In both primary and secondary care, technology is being used to address the challenges that medical professionals face. There has been a steady introduction of innovative services, with 97% of patients in England now able to access medical records, book appointments, or order repeat prescriptions online. These types of innovations make patient care more efficient, convenient and personal – helping to enhance the relationship between patients and GPs – but introducing new technology isn’t always straightforward.
In particular, some GP practices are starting to offer patients online video appointments – this can have a real impact on efficiency, but are patients fully ready to embrace the technology? We’ve conducted a survey looking at the public’s attitudes to moving their appointments online.
We asked 300 people “Would you be happy to have your next GP appointment via online video, if it meant you could see your doctor quicker?” 54% of respondents said yes, and 46% said no. So we followed this up to find out when patients would most value a video appointment, and what concerns they might have about the technology.
When would a GP video appointment be most valuable to patients?
We found a number of scenarios where patients thought they would benefit from video conferencing. 23% said it would be useful when they needed a quick appointment, 17% said they would use this service when they just wanted some advice or reassurance, and 11% said it would be useful when they can’t take time off work to visit their doctor.
Responses also showed that patients would find this tool valuable when discussing a repeat prescription or seeking referral to a specialist. People with mobility problems would also be likely to use the service, as well as patients who don’t want to be near contagious people.
The top responses are shown below:
What concerns do patients have about GP video appointments?
There is always some level of scepticism to change, and overcoming patient objections to this technology is vital for its implementation - it’s important for GP practices looking to introduce video conferencing to understand patients’ concerns, and explain how and why the service is meant to be used.
“The doctor can’t physically examine me”
59% of respondents expressed concern about the lack of a physical examination. Of course, this online service does not replace traditional appointments - it simply offers an alternative way to communicate with a GP for the patients who would benefit from this form of consultation. A video appointment could be conducted in the first instance, for example, and if the doctor feels a physical examination is necessary, the patient would be asked to attend the surgery.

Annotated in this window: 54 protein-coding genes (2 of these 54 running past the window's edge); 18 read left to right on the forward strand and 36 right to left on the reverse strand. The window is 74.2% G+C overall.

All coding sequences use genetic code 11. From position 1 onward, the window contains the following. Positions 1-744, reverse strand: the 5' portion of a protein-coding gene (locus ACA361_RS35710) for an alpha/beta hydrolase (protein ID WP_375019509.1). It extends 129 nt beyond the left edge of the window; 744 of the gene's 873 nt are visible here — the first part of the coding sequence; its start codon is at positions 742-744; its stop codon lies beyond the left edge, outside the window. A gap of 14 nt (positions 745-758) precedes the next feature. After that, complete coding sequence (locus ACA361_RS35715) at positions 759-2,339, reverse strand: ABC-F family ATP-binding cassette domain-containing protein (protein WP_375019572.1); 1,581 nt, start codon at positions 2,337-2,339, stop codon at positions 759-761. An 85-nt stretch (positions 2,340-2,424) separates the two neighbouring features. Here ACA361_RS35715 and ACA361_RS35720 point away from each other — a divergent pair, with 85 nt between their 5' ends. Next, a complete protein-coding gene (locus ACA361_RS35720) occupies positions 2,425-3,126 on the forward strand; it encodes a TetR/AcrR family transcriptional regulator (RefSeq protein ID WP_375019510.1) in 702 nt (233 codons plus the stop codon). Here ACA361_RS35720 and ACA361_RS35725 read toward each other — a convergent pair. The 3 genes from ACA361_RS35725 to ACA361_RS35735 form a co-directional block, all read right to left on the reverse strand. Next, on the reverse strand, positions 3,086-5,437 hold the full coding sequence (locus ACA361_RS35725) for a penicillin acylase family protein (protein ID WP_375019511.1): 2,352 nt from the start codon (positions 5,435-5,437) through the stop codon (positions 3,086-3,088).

Privacy and security
39% of the people we surveyed said they were concerned about the privacy and security of an online video appointment. At Brother, we have developed OmniJoin – a highly-secure video conferencing solution designed for security-conscious healthcare businesses. With military-grade end-to-end encryption, host authentication, and multiple levels of meeting password controls, the software fully complies with the HSCIC guidelines. You can read more about OmniJoin’s security credentials here.
16% of respondents suggested it was concerns about image quality that would deter them from using this service, but with superfast broadband coverage increasing rapidly, this is likely to become less of an issue moving forward. OmniJoin also offers HD video and crystal-clear audio; the only requirements are a broadband internet connection, laptop, web browser and web cam.
Below is a full breakdown of responses from patients who were asked “which of the following things, if any, would concern you about GP video appointments.”
Many patients would appreciate the option to have appointments via video, but healthcare providers need to ensure the technology is robust.
Whilst the face-to-face appointments will always be best in some cases, patients acknowledge a range of scenarios where video appointments might be preferable. We’ve developed a secure, cloud-based telehealth system, with a central focus on security and ease of implementation.
This software isn’t a replacement for traditional methods of consultation, but rather an additional service that can improve efficiency and access to care for those patients that require it. Our software can help save time and money whilst maintaining a high standard of patient care, benefiting GPs, practice managers and patients alike. You can find out more information about OmniJoin here.